In a previous interaction with YourStory, co-founder Aparna revealed that the product has been used by more than 800 patients across age groups.
Incubated at T-Hub, Monitra has received Biotechnology Ignition Grant (BIG) and SPARSH grants from Biotechnology Industry Research Assistance Council (BIRAC). The startup also received a grant from the United States–India Science & Technology Endowment Fund (USISTEF) as well.
Pune-based Jeevtronics was founded in 2013 by entrepreneurs and childhood friends Ashish Gawade and Aniruddha Atre to help save people suffering from sudden cardiac arrests through its dual-powered defibrillator.
According to a report by Arrhythmia and Electrophysiology Review (AER), sudden and unexpected cardiac death is the most common cause of death across the world. Patients suffering from sudden cardiac arrests generally need to be treated using defibrillators to restore their heartbeat.
In a previous interaction with YourStory, Ashish had said, “Sudden cardiac arrest is such a dangerous condition that it can kill the patient in 10 minutes. At that time, a defibrillator is used to provide electric shocks to restore heartbeat, and at that time, the hospitals will need rock solid electricity to ensure emergency care.”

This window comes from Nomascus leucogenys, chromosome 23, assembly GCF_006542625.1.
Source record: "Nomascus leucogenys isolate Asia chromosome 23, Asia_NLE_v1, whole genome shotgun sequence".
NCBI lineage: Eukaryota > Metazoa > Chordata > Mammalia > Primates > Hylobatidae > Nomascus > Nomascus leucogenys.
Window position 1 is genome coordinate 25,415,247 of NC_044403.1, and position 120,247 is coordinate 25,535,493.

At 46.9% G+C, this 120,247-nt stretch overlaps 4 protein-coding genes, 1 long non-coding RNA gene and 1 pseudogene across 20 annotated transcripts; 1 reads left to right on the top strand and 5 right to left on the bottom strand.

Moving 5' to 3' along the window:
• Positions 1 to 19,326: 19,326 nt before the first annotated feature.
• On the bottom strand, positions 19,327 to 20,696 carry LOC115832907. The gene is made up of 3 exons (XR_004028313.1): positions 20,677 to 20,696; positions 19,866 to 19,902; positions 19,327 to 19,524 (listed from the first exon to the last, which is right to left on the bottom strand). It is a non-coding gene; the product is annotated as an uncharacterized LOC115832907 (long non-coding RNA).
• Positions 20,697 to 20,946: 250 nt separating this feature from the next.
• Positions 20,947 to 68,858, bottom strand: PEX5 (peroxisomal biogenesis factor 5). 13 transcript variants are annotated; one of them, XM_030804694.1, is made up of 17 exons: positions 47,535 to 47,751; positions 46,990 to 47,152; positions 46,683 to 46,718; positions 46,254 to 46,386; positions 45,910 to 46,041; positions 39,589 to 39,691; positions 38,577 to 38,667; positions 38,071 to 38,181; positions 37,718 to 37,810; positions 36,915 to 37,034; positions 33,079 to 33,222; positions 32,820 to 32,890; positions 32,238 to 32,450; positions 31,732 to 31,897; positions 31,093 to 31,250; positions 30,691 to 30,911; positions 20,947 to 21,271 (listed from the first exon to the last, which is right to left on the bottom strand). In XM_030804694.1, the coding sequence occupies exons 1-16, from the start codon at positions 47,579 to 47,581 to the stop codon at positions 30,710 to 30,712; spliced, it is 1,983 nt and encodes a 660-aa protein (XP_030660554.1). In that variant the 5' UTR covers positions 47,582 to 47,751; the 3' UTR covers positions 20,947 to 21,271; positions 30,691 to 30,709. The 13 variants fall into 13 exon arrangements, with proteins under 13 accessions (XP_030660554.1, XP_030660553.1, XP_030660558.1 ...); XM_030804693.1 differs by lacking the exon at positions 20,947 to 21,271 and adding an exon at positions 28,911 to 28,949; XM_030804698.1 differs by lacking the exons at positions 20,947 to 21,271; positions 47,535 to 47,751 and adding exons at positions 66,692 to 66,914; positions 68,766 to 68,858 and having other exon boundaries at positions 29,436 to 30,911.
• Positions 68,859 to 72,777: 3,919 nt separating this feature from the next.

To address this issue, Jeevtronics provides a battery-less, hand-cranked defibrillator named SanMitra 1000 HCT, which can be powered by electricity as well as manually.
SanMitra, which can fire up to 16,000 electric shocks, can be immediately powered by medical staff using a hand-crank generator in case of power failure. The product is especially helpful for hospitals from rural regions where continuous electricity might not be available.
The product has been deployed across many hospitals and COVID training centers across Maharashtra, including AIIMS Nagpur, CPR Hospital Kolhapur, Sassoon Hospital, and Sub District Hospital Manchar. Their device is also being used in Gujarat, Haryana, Tamil Nadu, and Rajasthan.
Dehradun-based Sunfox Technologies is aimed at providing monitoring solutions to help people understand any heart abnormalities early on.
Entrepreneurs Rajat Jain and Arpit Jain started up in 2016 after Rajat lost his friend to a sudden cardiac arrest. The duo realised the current available cardiac monitoring point of care (PoC) devices for last-mile users are costly, complex, inefficient, inadequate, inconvenient, and non-portable.
The startup is solving the problem through its flagship product named Spandan ECG, a lightweight and portable device that can even fit into one’s pocket. The monitoring device can detect heart anomalies and provide a detailed report on the condition.
In an earlier interaction with YourStory, Rajat explained that cardiac patients can screen themselves using the device while sitting at home and get alerted about any cardiac abnormalities instantly without medical assistance.
He explained that users will need to download the app and place electrodes of the device on their chest to get readings. The diagnosis result is stored on the mobile phone. This report can then be shared with the doctors or medical professionals. Using the data, the doctors can also consult the patients remotely if needed.
The Spandan device, which is priced at Rs 8,000, can detect up to 12 heart dysfunctions.
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Edited by Megha Reddy